The Castle Of Indolence

The castle hight of Indolence,
And its false luxury;
Where for a little time, alas!
We lived right jollily.

O mortal man, who livest here by toil,
Do not complain of this thy hard estate;
That like an emmet thou must ever moil,
Is a sad sentence of an ancient date:
And, certes, there is for it reason great;
For, though sometimes it makes thee weep and wail,
And curse thy star, and early drudge and late;
Withouten that would come a heavier bale,
Loose life, unruly passions, and diseases pale.
In lowly dale, fast by a river's side,
With woody hill o'er hill encompass'd round,
A most enchanting wizard did abide,
Than whom a fiend more fell is no where found.
It was, I ween, a lovely spot of ground;
And there a season atween June and May,
Half prankt with spring, with summer half imbrown'd,
A listless climate made, where, sooth to say,
No living wight could work, ne cared even for play.
Was nought around but images of rest:
Sleep-soothing groves, and quiet lawns between;
And flowery beds that slumbrous influence kest,
From poppies breathed; and beds of pleasant green,
Where never yet was creeping creature seen.
Meantime, unnumber'd glittering streamlets play'd,
And hurled every where their waters sheen;
That, as they bicker'd through the sunny glade,
Though restless still themselves, a lulling murmur made.
Join'd to the prattle of the purling rills
Were heard the lowing herds along the vale,
And flocks loud bleating from the distant hills,
And vacant shepherds piping in the dale:
And, now and then, sweet Philomel would wail,
Or stock-doves plain amid the forest deep,
That drowsy rustled to the sighing gale;
And still a coil the grasshopper did keep;
Yet all these sounds yblent inclined all to sleep.
Full in the passage of the vale, above,
A sable, silent, solemn forest stood;
Where nought but shadowy forms was seen to move,
As Idless fancied in her dreaming mood:
And up the hills, on either side, a wood
Of blackening pines, aye waving to and fro,
Sent forth a sleepy horror through the blood;
And where this valley winded out, below,
The murmuring main was heard, and scarcely heard, to flow.
A pleasing land of drowsy head it was,
Of dreams that wave before the half-shut eye;
And of gay castles in the clouds that pass,
For ever flushing round a summer-sky:
There eke the soft delights, that witchingly
Instil a wanton sweetness through the breast,
And the calm pleasures always hover'd nigh;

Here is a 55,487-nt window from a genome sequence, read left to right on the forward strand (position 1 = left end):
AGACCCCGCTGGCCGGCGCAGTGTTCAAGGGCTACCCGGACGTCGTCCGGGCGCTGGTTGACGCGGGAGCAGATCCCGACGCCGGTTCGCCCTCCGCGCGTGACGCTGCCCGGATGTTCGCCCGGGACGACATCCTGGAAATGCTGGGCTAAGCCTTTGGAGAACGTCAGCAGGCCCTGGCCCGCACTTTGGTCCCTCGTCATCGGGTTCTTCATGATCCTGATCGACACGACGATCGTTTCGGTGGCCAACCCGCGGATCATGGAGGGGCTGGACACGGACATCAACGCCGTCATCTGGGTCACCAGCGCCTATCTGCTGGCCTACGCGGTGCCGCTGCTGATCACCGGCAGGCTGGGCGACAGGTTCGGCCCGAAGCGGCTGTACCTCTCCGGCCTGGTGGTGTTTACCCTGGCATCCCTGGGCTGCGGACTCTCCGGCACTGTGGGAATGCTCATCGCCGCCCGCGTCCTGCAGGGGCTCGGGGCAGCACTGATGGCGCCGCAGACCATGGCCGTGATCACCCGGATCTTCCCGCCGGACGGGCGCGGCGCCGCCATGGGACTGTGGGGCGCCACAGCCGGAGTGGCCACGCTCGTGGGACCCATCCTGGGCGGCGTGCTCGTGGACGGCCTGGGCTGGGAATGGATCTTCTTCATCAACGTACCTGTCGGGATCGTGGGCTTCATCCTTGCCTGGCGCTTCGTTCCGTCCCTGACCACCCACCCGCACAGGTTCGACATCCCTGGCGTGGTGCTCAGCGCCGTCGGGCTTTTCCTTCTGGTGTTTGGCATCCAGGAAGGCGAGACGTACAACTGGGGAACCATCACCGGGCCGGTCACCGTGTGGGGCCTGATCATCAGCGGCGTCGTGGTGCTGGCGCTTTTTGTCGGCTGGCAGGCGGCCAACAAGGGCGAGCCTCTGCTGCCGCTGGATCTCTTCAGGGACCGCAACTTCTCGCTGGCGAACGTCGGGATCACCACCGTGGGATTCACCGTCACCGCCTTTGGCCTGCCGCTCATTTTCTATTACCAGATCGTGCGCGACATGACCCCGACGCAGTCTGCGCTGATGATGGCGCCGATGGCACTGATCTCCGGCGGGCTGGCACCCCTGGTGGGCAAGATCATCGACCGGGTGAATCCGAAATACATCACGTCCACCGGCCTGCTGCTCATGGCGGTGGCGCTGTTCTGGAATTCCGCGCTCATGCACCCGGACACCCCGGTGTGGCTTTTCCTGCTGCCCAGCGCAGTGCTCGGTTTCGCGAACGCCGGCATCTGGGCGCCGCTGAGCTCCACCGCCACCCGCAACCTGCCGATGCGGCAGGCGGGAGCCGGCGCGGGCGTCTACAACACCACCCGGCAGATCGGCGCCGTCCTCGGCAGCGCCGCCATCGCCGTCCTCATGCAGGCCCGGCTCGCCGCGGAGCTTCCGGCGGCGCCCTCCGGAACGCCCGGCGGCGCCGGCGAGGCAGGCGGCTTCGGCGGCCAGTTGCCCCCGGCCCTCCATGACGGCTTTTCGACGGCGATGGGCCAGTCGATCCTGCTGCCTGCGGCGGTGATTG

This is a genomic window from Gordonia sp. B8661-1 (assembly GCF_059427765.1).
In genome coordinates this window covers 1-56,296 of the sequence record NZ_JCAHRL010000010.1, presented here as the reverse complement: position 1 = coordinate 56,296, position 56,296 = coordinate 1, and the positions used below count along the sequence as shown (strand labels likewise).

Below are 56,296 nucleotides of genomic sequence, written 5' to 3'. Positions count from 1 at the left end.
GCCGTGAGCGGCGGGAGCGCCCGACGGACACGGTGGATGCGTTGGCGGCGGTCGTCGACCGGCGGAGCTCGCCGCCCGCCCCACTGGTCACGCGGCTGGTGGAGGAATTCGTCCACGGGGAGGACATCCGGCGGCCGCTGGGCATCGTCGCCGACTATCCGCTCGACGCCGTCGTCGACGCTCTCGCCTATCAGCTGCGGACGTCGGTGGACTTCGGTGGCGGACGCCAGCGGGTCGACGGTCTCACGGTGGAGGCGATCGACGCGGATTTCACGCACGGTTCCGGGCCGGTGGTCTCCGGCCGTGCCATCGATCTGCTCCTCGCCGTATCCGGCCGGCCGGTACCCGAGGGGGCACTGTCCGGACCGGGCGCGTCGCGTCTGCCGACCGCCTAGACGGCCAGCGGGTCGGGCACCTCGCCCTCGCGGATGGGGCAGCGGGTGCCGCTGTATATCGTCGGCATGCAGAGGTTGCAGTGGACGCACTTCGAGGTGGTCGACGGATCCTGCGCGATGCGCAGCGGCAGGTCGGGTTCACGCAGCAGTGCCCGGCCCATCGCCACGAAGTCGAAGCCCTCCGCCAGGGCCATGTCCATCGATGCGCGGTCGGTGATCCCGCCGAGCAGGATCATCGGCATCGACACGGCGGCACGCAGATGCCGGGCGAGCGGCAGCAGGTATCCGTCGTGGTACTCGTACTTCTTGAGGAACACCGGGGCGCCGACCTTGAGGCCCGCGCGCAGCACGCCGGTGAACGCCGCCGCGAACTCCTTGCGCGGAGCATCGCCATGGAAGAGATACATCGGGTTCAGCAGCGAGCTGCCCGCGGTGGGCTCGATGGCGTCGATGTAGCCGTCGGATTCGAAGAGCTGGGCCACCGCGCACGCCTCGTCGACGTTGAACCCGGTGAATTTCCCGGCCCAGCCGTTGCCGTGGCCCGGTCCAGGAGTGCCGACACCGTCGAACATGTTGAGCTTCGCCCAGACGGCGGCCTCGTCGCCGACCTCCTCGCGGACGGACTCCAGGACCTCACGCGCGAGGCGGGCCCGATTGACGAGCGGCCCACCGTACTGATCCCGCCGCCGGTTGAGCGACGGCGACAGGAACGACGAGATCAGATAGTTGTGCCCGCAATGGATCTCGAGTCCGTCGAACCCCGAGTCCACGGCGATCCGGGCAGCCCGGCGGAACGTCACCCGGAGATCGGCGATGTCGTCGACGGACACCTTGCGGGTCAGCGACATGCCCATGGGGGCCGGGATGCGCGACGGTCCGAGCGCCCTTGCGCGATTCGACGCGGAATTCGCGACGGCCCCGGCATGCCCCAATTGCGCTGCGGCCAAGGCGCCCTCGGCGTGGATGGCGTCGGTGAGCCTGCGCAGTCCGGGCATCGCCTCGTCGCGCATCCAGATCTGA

But whate'er smack'd of noyance, or unrest,
Was far, far off expell'd from this delicious nest.
The landscape such, inspiring perfect ease,
Where Indolence (for so the wizard hight)
Close-hid his castle mid embowering trees,
That half shut out the beams of Phœbus bright,
And made a kind of checker'd day and night;
Meanwhile, unceasing at the massy gate,
Beneath a spacious palm, the wicked wight
Was placed; and to his lute, of cruel fate
And labour harsh, complain'd, lamenting man's estate.
Thither continual pilgrims crowded still,
From all the roads of earth that pass there by:
For, as they chaunced to breathe on neighbouring hill,
The freshness of this valley smote their eye,
And drew them ever and anon more nigh;
Till clustering round the enchanter false they hung,
Ymolten with his syren melody;
While o'er the enfeebling lute his hand he flung,
And to the trembling chords these tempting verses sung;
‘Behold! ye pilgrims of this earth, behold!
See all, but man, with unearn'd pleasure gay:
See her bright robes the butterfly unfold,
Broke from her wintry tomb in prime of May!
What youthful bride can equal her array?
Who can with her for easy pleasure vie?
From mead to mead with gentle wing to stray,
From flower to flower on balmy gales to fly,
Is all she has to do beneath the radiant sky.
‘Behold the merry minstrels of the morn,
The swarming songsters of the careless grove,
Ten thousand throats! that, from the flowering thorn,
Hymn their good God, and carol sweet of love,
Such grateful kindly raptures them emove:
They neither plough, nor sow; ne, fit for flail,
E'er to the barn the nodden sheaves they drove;
Yet theirs each harvest dancing in the gale,
Whatever crowns the hill, or smiles along the vale.
‘Outcast of nature, man! the wretched thrall
Of bitter dropping sweat, of sweltry pain,
Of cares that eat away the heart with gall,
And of the vices, an inhuman train,
That all proceed from savage thirst of gain:
For when hard-hearted interest
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James Thomson

James Thomson, who wrote under the pseudonym Bysshe Vanolis, was a Scottish Victorian-era poet famous primarily for the long poem The City of Dreadful Night, an expression of bleak pessimism in a dehumanized, uncaring urban environment. more…

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"The Castle Of Indolence" Poetry.net. STANDS4 LLC, 2019. Web. 21 Nov. 2019. <https://www.poetry.net/poem/20613/the-castle-of-indolence>.

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